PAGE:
He will not leave you nor forsake you. Deuteronomy 31:6
Hello everyone, I hope you are all well and I suspect most of you in the UK are double vaccinated. Covid itself has not been a particular problem to our partners in West Africa, though the knock on effects of reduced funding and economic changes in the West are hitting hard. One school we support in Ouagadougou has lost a major funder because the funder has lost their business during the covid crisis and can no longer support the school. If anyone is interested in supporting this school, please contact the office. They board several hundred children from the rural areas of Burkina Faso. Without this school these children would get no education and would be lucky to get one meal a day. Obviously feeding and educating this number of children is expensive, even in Western Africa.
Most of our partners are working in remote areas and the populations they work with are generally young – 50% under 15 and few older adults. We are still concerned that those who are elderly, vulnerable and who work in health care are not all vaccinated against covid and we pray that those at risk will soon be offered the jab.
The rains in West Africa this year were late and also particularly heavy at times. This has meant that the harvest is expected to be poor this year, particularly the maize crop. Please pray that this will not be the case and that the harvest will be plentiful. In this area of the world people live on the produce that they farm and a poor harvest means starvation. There are no shops and no social security – the markets are full only of local produce and you can only buy if you have something to sell.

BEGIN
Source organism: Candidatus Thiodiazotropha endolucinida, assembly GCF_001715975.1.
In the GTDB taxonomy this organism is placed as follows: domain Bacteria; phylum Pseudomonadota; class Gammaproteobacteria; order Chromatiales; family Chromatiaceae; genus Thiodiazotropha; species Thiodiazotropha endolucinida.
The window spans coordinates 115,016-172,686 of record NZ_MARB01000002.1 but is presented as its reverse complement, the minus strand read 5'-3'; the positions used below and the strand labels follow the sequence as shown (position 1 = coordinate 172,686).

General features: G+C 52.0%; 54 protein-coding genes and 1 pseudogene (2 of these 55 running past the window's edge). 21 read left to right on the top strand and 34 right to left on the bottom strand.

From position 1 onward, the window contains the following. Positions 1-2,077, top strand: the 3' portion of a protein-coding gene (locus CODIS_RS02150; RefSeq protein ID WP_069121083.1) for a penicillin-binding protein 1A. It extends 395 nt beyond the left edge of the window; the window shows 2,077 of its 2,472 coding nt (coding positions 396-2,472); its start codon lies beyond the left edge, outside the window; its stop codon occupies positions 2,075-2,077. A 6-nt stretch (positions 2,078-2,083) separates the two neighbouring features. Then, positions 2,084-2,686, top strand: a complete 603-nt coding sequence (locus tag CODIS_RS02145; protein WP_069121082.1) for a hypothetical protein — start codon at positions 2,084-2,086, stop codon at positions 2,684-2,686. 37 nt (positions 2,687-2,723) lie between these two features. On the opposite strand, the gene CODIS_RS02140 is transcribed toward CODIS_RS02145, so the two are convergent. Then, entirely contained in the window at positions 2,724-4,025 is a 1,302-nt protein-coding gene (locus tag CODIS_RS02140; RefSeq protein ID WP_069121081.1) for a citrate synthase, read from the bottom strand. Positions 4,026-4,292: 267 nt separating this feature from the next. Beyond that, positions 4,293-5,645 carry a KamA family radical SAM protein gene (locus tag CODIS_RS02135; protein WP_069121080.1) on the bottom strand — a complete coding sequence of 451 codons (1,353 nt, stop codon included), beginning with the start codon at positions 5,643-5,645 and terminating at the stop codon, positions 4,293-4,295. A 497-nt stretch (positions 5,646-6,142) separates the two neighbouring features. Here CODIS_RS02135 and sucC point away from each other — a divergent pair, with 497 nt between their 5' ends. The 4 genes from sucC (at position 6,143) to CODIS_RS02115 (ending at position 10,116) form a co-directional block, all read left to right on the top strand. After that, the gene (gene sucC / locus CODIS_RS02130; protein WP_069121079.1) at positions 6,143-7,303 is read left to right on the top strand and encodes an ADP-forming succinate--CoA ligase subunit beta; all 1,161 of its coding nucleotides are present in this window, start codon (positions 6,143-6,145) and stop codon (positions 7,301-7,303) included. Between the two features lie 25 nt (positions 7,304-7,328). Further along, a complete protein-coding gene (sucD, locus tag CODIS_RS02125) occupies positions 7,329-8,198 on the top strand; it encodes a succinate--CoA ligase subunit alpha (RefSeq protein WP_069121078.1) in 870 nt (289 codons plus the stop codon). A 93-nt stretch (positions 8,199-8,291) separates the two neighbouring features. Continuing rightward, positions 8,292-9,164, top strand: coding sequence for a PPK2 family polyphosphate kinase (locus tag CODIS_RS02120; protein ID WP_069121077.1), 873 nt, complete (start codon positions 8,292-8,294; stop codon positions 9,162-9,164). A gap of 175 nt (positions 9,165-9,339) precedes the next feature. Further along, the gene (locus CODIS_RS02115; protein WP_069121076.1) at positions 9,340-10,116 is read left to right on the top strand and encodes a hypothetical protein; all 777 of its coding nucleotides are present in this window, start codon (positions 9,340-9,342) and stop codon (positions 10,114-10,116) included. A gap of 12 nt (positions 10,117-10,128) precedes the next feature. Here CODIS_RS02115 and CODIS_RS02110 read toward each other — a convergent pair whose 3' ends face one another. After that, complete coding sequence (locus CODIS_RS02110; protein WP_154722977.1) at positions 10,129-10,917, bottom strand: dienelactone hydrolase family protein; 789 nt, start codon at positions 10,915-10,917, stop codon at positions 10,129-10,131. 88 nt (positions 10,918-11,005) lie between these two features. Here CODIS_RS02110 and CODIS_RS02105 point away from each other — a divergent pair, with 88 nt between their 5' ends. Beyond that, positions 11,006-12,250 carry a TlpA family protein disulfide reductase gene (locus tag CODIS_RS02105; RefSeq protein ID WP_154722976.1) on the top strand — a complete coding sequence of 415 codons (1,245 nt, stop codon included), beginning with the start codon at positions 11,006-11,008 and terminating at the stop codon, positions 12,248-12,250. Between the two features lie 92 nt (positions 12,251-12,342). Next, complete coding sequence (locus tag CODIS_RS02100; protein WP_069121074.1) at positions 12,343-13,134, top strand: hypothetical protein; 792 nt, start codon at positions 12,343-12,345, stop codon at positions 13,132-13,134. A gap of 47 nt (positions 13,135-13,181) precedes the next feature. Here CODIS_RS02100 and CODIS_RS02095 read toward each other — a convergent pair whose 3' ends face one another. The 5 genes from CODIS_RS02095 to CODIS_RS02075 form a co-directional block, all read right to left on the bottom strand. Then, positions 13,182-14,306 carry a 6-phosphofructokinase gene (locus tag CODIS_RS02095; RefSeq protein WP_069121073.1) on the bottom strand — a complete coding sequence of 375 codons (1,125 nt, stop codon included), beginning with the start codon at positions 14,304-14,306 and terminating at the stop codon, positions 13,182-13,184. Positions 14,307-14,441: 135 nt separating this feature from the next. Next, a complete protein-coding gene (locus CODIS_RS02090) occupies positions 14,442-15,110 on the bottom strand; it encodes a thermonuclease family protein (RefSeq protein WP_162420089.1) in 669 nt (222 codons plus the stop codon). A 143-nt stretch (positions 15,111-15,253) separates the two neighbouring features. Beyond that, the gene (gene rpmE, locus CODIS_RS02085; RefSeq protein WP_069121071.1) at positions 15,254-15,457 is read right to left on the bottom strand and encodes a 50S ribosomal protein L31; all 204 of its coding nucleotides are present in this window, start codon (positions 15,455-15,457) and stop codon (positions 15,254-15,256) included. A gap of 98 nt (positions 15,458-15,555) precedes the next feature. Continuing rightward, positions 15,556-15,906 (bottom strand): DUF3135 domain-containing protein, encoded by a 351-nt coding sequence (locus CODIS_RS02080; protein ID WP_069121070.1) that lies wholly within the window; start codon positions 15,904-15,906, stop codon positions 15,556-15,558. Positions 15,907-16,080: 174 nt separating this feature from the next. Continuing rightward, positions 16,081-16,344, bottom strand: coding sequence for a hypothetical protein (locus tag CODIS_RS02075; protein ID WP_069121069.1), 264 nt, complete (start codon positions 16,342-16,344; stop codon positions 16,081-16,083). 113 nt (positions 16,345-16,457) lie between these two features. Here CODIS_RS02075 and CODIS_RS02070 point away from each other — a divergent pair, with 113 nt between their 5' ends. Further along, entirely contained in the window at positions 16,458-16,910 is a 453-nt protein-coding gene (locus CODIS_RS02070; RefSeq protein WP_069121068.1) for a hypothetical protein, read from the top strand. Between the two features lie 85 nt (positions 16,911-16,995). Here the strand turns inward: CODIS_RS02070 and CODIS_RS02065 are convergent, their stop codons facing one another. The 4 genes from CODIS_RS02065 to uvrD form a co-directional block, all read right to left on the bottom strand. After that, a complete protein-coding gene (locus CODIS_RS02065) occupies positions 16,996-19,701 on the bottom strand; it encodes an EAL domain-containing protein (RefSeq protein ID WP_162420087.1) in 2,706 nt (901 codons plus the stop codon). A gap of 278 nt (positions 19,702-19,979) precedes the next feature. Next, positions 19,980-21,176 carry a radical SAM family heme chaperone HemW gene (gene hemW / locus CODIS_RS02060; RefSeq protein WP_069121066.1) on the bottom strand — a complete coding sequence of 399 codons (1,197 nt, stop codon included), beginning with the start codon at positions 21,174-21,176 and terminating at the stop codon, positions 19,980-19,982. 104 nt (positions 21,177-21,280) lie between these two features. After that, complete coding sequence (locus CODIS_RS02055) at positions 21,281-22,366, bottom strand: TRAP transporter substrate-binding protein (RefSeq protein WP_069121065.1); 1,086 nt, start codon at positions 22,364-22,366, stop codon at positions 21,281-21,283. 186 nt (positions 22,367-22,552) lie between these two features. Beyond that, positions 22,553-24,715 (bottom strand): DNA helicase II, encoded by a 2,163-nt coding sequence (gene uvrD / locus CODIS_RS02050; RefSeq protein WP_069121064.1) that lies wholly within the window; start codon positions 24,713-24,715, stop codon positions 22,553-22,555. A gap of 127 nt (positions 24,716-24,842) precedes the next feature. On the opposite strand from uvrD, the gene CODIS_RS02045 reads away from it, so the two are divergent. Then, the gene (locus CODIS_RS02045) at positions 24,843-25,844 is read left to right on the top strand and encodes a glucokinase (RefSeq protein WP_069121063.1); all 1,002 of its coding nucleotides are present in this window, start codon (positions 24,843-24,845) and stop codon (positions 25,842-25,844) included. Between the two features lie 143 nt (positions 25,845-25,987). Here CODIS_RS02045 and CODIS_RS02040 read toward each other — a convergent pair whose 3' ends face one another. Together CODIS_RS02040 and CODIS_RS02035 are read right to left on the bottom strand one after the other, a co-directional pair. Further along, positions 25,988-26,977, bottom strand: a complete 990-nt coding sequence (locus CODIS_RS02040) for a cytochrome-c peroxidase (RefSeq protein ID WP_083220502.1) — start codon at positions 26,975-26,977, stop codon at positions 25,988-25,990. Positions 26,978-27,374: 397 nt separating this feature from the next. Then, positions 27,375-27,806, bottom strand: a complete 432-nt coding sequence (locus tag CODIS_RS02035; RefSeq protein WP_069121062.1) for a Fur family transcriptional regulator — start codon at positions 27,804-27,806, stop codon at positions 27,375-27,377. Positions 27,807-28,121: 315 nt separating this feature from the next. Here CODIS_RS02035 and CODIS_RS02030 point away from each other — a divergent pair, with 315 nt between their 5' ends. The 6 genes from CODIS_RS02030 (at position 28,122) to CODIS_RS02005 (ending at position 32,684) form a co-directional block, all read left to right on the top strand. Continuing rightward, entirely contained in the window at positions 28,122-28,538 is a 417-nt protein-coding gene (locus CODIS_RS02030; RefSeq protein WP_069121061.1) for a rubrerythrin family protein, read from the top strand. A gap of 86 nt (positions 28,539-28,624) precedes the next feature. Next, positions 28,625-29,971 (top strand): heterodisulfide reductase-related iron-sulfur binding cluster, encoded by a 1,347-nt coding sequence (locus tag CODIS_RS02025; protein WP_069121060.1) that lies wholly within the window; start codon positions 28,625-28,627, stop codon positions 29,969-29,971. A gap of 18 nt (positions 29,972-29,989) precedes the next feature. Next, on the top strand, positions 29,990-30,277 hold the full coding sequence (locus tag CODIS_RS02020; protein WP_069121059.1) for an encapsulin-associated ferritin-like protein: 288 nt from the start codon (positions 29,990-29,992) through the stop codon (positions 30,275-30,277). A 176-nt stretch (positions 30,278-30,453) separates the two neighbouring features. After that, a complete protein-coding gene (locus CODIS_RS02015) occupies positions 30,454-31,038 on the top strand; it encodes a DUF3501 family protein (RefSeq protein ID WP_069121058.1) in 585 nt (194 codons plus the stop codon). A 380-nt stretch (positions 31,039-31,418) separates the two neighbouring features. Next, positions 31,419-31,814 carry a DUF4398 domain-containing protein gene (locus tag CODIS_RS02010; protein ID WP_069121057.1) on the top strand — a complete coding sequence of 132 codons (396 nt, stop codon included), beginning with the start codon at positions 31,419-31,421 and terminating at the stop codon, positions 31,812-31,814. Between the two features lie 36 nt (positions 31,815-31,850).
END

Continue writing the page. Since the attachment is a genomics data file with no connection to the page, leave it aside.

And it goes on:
We are starting a pilot project to make reusable sanitary pads. We were asked to price a project giving each girl a supply of sanitary products bought locally. To supply one senior school with 500 girls a packed of sanitary pads for one month use would cost around £500. We asked our donor to consider reusable sanitary pads as this would be a much longer lasting project, as well as being environmentally friendly. It is necessary to meet and work with the girls so that they would find the idea acceptable. Ruby, our partner in Ghana, will be working with teenage girls in school to show them how to make a reusable pad. This will enable them to attend school during their menstrual period and will also hopefully mean that they will be able to make similar products for their female relatives. Many girls drop out of education entirely when they start menstruating and even those that continue often do not attend during the week they bleed.
Skegness Rotary Club are supporting this project and if anyone is interested in this or any other project please get in touch with the office.
We remain busy with medical containers – one is on its way to Malawi and we are currently packing one to the Kings Village in Ghana. We hope to be sending a mixed container to Sierra Leone soon to support the work of Sierra Leone Autistic Society who are building a new school for disabled children.